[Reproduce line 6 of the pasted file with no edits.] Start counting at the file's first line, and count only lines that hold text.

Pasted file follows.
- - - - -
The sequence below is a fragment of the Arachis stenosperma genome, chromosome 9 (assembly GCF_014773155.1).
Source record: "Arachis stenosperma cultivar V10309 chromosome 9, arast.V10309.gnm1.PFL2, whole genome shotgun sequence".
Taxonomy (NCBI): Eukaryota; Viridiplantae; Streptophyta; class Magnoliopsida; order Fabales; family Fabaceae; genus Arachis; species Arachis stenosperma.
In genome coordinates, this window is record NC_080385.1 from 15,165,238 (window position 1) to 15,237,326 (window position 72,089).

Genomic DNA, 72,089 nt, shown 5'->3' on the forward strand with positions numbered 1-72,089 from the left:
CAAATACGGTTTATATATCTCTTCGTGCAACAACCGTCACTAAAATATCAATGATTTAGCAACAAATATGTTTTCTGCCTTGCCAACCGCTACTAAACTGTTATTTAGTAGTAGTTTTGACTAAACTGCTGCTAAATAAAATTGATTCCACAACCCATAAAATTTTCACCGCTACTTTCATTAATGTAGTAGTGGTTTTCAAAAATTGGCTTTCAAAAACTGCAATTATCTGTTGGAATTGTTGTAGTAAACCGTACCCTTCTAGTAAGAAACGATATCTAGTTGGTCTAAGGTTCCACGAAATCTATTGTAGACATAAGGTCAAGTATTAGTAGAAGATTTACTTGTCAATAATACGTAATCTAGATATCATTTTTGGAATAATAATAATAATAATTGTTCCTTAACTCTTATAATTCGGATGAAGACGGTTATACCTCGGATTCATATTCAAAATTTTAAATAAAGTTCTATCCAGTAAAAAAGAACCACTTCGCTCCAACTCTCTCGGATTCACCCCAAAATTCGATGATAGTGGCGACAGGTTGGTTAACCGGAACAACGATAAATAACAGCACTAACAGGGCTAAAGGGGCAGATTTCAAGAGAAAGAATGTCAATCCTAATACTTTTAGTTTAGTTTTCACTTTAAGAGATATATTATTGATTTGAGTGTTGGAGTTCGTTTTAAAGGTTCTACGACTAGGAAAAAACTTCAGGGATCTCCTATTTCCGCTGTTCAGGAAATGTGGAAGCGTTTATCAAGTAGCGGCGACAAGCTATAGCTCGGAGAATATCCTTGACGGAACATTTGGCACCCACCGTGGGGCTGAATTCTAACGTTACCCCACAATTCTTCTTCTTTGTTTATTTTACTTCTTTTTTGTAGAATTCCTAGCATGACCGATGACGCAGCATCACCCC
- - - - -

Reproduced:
CAAATACGGTTTATATATCTCTTCGTGCAACAACCGTCACTAAAATATCAATGATTTAGCAACAAATATGTTTTCTGCCTTGCCAACCGCTACTAAACTGTTATTTAGTAGTAGTTTTGACTAAACTGCTGCTAAATAAAATTGATTCCACAACCCATAAAATTTTCACCGCTACTTTCATTAATGTAGTAGTGGTTTTCAAAAATTGGCTTTCAAAAACTGCAATTATCTGTTGGAATTGTTGTAGTAAACCGTACCCTTCTAGTAAGAAACGATATCTAGTTGGTCTAAGGTTCCACGAAATCTATTGTAGACATAAGGTCAAGTATTAGTAGAAGATTTACTTGTCAATAATACGTAATCTAGATATCATTTTTGGAATAATAATAATAATAATTGTTCCTTAACTCTTATAATTCGGATGAAGACGGTTATACCTCGGATTCATATTCAAAATTTTAAATAAAGTTCTATCCAGTAAAAAAGAACCACTTCGCTCCAACTCTCTCGGATTCACCCCAAAATTCGATGATAGTGGCGACAGGTTGGTTAACCGGAACAACGATAAATAACAGCACTAACAGGGCTAAAGGGGCAGATTTCAAGAGAAAGAATGTCAATCCTAATACTTTTAGTTTAGTTTTCACTTTAAGAGATATATTATTGATTTGAGTGTTGGAGTTCGTTTTAAAGGTTCTACGACTAGGAAAAAACTTCAGGGATCTCCTATTTCCGCTGTTCAGGAAATGTGGAAGCGTTTATCAAGTAGCGGCGACAAGCTATAGCTCGGAGAATATCCTTGACGGAACATTTGGCACCCACCGTGGGGCTGAATTCTAACGTTACCCCACAATTCTTCTTCTTTGTTTATTTTACTTCTTTTTTGTAGAATTCCTAGCATGACCGATGACGCAGCATCACCCC